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Alzheimer's disease (AD) is one of the most common neurodegenerative disorders associated with age or inherited mutations. It is characterized by severe dementia in the late stages that affect memory, cognitive functions, and daily life overall. AD progression is linked to the accumulation of cytotoxic amyloid beta (Aβ) and hyperphosphorylated tau protein combined with other pathological features such as synaptic loss, defective energy metabolism, imbalances in protein, and metal homeostasis. Several treatment options for AD are under investigation, including antibody-based therapy and stem cell transplantation. Amyloid precursor protein (APP) is a membrane protein considered to play a main role in AD pathology. It is known that APP in physiological conditions follows a non-amyloidogenic pathway; however, it can proceed to an amyloidogenic scenario, which leads to the generation of extracellular deleterious plaques. Not all steps of APP biogenesis are clear so far, and these questions should be addressed in future studies. AD is a complex chronic disease with many factors that contribute to disease progression.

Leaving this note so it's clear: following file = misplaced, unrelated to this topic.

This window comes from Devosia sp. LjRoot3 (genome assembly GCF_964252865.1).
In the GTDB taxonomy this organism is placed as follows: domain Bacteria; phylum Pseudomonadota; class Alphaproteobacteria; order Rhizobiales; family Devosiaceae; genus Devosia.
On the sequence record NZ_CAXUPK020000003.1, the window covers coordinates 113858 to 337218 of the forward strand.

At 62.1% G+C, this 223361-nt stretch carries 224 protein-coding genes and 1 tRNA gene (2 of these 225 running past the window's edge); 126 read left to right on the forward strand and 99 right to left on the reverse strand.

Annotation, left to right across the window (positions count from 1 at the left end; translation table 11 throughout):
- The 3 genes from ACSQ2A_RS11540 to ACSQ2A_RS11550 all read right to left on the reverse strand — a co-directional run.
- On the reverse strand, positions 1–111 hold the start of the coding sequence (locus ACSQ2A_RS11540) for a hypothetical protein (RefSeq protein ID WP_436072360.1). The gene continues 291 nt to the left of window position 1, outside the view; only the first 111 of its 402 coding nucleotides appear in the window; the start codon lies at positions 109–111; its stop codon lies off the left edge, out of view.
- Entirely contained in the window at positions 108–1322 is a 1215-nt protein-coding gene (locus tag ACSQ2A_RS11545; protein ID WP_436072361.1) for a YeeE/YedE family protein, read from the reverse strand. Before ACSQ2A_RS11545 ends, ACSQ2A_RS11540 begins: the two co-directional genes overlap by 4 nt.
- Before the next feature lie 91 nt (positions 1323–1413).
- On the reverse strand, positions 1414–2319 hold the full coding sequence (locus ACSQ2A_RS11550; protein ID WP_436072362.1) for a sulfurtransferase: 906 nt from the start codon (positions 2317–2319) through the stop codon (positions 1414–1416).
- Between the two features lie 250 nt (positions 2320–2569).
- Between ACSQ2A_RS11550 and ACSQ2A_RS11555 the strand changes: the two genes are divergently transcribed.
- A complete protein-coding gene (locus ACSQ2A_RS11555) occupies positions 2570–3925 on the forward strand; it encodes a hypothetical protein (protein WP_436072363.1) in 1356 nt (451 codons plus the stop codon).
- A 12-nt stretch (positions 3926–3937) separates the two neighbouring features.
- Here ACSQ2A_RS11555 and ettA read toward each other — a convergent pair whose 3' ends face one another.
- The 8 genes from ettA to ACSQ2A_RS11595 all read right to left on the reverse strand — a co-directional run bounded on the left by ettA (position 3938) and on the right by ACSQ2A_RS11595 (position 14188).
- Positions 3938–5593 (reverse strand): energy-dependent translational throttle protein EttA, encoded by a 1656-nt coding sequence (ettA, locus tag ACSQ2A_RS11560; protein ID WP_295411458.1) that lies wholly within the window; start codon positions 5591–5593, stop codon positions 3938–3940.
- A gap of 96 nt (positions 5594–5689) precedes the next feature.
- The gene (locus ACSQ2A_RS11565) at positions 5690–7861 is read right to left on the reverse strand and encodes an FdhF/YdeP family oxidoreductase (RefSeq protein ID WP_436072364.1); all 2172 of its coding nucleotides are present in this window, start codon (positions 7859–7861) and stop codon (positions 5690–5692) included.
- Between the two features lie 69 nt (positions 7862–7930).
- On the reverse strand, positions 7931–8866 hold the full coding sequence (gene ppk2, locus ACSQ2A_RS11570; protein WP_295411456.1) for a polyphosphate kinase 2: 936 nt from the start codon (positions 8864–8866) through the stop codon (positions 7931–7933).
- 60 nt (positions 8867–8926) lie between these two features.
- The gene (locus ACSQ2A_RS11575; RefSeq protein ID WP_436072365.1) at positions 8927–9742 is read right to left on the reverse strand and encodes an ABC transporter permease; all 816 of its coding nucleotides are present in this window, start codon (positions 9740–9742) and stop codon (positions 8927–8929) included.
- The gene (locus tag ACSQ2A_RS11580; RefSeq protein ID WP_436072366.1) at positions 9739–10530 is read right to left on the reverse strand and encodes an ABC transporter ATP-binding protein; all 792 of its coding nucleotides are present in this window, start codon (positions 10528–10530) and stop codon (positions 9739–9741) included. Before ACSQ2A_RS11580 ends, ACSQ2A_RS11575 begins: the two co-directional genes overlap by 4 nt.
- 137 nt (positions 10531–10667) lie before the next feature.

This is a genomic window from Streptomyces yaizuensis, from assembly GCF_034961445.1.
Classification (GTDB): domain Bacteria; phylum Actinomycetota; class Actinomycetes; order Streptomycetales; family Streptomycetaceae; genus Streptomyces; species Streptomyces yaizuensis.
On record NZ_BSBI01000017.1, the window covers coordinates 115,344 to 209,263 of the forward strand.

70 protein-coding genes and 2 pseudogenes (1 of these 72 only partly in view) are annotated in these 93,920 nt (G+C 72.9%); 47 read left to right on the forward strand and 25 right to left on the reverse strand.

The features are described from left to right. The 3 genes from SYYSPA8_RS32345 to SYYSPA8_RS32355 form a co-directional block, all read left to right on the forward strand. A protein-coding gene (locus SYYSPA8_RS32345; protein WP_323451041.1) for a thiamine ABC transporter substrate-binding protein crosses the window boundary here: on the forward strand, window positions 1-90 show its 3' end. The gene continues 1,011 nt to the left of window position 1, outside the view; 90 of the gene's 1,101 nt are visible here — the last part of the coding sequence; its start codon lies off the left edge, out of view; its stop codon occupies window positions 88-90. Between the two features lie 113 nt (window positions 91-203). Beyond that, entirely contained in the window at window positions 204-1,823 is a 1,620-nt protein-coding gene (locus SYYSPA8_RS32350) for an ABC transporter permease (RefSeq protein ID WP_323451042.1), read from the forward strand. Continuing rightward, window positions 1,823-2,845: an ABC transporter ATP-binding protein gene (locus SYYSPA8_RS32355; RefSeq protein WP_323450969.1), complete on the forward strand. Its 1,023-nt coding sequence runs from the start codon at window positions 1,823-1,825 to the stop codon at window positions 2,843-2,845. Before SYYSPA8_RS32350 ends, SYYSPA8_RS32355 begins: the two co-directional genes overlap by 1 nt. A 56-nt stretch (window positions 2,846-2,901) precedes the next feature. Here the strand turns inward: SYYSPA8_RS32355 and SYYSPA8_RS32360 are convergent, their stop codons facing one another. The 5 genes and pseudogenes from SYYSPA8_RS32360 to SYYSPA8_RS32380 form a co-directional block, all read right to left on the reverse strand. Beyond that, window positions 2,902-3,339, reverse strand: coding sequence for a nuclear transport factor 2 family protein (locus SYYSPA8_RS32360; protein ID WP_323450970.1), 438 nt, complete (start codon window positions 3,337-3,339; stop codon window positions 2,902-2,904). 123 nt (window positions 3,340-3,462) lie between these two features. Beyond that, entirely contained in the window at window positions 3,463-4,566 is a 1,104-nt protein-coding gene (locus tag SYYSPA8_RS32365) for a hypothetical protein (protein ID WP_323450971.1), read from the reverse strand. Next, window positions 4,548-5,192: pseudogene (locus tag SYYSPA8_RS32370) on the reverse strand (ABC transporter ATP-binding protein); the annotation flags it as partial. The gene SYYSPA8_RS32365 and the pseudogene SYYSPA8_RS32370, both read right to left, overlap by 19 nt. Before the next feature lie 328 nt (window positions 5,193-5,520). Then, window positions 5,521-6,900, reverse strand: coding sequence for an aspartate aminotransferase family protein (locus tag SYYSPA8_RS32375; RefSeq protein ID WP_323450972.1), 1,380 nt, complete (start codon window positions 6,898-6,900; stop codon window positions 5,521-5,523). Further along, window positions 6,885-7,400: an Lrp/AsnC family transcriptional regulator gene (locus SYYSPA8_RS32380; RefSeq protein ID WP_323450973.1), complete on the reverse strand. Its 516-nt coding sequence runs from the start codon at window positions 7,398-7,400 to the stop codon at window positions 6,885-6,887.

Kseniia S Orobets, Andrey L Karamyshev. Amyloid Precursor Protein and Alzheimer's Disease. International journal of molecular sciences. 2023 Sep 30;24(19)

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PMID: 37834241

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